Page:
- Will I receive another stimulus payment? Individual adults with adjusted gross income on their 2019 tax returns of up to $75,000 a year would receive a $600 payment, and heads of households making up to $112,500 and a couple (or someone whose spouse died in 2020) earning up to $150,000 a year would get twice that amount. If they have dependent children, they would also get $600 for each child. People with incomes just above these levels would receive a partial payment that declines by $5 for every $100 in income.
- When might my payment arrive? Treasury Secretary Steven Mnuchin told CNBC that he expected the first payments to go out before the end of the year. But it will be a while before all eligible people receive their money.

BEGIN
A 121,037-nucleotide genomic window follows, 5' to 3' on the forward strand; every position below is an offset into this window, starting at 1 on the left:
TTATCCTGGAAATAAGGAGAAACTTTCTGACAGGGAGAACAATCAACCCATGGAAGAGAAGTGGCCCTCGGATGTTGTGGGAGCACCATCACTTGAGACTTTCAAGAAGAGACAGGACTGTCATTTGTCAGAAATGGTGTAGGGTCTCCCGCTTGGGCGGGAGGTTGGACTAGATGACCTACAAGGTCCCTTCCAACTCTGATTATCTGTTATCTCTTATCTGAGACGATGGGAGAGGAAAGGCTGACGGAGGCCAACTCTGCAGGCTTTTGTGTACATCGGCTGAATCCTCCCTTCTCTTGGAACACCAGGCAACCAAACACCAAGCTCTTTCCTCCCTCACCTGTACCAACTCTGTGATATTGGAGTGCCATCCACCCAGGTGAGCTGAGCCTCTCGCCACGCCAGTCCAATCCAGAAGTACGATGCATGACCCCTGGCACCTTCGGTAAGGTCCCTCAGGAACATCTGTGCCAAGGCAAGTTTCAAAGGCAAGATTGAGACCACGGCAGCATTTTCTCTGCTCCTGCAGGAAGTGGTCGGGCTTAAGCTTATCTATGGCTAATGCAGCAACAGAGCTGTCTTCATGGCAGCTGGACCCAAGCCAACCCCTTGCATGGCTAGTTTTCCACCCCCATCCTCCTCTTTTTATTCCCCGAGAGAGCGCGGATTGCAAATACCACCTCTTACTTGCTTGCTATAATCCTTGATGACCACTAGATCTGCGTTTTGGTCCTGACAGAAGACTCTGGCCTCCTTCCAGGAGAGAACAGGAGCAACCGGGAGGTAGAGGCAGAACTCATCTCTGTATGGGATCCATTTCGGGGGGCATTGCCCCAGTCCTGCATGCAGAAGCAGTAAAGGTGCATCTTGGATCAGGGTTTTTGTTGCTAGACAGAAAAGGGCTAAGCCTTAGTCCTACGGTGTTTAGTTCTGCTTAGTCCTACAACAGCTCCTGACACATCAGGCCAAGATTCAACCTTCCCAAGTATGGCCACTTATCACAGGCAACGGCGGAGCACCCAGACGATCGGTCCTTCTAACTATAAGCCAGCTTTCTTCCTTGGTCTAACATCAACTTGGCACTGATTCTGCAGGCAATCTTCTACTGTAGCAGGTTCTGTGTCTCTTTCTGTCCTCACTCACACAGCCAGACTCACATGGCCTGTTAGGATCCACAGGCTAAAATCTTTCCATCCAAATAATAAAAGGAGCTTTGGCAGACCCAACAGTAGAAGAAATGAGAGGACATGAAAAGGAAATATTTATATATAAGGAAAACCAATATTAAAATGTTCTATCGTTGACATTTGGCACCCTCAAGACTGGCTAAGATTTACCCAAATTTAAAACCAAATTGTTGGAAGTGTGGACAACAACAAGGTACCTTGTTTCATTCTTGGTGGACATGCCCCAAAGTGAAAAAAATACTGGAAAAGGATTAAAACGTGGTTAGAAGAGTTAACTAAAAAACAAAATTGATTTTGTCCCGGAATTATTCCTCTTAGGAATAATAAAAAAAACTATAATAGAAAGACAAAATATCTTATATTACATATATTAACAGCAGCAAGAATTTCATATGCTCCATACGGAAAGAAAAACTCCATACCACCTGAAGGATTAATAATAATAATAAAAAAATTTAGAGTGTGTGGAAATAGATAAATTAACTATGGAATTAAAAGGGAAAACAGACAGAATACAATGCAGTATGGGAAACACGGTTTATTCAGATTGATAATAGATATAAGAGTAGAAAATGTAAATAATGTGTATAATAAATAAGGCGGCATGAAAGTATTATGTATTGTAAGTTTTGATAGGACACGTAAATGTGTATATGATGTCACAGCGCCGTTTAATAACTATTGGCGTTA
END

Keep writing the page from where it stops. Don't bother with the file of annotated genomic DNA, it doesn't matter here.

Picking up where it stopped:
- Does the agreement affect unemployment insurance? Lawmakers agreed to extend the amount of time that people can collect unemployment benefits and restart an extra federal benefit that is provided on top of the usual state benefit. But instead of $600 a week, it would be $300. That would last through March 14.
- I am behind on my rent or expect to be soon. Will I receive any relief? The agreement would provide $25 billion to be distributed through state and local governments to help renters who have fallen behind. To receive assistance, households would have to meet several conditions: Household income (for 2020) cannot exceed more than 80 percent of the area median income; at least one household member must be at risk of homelessness or housing instability; and individuals must qualify for unemployment benefits or have experienced financial hardship — directly or indirectly — because of the pandemic. The agreement said assistance would be prioritized for families with lower incomes and that have been unemployed for three months or more.